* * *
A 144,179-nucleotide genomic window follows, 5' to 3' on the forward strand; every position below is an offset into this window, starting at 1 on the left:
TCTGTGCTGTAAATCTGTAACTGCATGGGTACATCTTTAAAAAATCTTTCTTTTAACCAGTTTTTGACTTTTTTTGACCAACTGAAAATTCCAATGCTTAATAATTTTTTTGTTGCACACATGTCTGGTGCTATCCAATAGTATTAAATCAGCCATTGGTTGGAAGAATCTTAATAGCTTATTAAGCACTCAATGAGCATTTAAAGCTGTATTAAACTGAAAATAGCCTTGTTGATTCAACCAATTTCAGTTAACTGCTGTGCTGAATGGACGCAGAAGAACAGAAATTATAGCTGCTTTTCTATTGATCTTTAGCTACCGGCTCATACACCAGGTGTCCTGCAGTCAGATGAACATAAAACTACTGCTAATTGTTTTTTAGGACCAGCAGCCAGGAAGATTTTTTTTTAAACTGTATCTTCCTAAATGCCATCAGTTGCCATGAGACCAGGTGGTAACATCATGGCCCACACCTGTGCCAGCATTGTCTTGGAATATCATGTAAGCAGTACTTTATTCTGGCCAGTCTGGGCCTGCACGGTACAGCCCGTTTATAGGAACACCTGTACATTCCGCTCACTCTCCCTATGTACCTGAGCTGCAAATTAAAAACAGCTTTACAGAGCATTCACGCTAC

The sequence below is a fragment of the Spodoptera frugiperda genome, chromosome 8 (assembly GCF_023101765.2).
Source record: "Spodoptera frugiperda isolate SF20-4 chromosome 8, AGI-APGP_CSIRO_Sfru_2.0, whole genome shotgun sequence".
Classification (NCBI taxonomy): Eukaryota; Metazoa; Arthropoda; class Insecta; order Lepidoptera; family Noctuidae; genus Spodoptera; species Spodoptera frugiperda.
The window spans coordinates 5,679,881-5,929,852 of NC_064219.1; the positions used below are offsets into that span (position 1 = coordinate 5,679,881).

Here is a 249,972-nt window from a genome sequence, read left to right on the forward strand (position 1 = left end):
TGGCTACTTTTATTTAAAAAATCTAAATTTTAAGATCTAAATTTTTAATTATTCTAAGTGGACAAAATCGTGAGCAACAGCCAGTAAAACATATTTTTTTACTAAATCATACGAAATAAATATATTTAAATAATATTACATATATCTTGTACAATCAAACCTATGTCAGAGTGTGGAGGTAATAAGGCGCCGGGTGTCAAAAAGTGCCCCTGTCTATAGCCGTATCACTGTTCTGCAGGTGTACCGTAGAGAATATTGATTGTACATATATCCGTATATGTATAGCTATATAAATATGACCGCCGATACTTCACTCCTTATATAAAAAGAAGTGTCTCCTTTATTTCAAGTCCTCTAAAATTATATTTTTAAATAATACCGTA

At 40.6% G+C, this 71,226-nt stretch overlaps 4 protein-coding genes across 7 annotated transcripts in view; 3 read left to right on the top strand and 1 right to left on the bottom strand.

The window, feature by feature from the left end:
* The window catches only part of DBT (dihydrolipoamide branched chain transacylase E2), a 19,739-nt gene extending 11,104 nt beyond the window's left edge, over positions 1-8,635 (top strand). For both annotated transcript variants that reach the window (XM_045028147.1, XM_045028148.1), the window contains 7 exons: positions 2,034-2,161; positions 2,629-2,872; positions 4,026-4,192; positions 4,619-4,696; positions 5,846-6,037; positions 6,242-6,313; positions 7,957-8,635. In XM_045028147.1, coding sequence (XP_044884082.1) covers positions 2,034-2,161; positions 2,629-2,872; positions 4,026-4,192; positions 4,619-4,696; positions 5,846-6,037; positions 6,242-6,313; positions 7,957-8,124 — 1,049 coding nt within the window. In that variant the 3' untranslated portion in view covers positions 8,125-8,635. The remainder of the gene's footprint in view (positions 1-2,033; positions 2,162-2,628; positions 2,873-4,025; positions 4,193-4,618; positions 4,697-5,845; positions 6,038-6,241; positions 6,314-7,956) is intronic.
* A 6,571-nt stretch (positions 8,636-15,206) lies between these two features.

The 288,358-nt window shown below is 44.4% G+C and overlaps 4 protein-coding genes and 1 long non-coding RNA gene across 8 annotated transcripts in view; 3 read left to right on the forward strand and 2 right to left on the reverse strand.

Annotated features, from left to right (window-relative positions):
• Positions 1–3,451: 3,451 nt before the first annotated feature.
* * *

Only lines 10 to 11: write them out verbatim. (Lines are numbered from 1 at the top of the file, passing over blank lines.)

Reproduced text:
The window, feature by feature from the left end:
* The window catches only part of DBT (dihydrolipoamide branched chain transacylase E2), a 19,739-nt gene extending 11,104 nt beyond the window's left edge, over positions 1-8,635 (top strand). For both annotated transcript variants that reach the window (XM_045028147.1, XM_045028148.1), the window contains 7 exons: positions 2,034-2,161; positions 2,629-2,872; positions 4,026-4,192; positions 4,619-4,696; positions 5,846-6,037; positions 6,242-6,313; positions 7,957-8,635. In XM_045028147.1, coding sequence (XP_044884082.1) covers positions 2,034-2,161; positions 2,629-2,872; positions 4,026-4,192; positions 4,619-4,696; positions 5,846-6,037; positions 6,242-6,313; positions 7,957-8,124 — 1,049 coding nt within the window. In that variant the 3' untranslated portion in view covers positions 8,125-8,635. The remainder of the gene's footprint in view (positions 1-2,033; positions 2,162-2,628; positions 2,873-4,025; positions 4,193-4,618; positions 4,697-5,845; positions 6,038-6,241; positions 6,314-7,956) is intronic.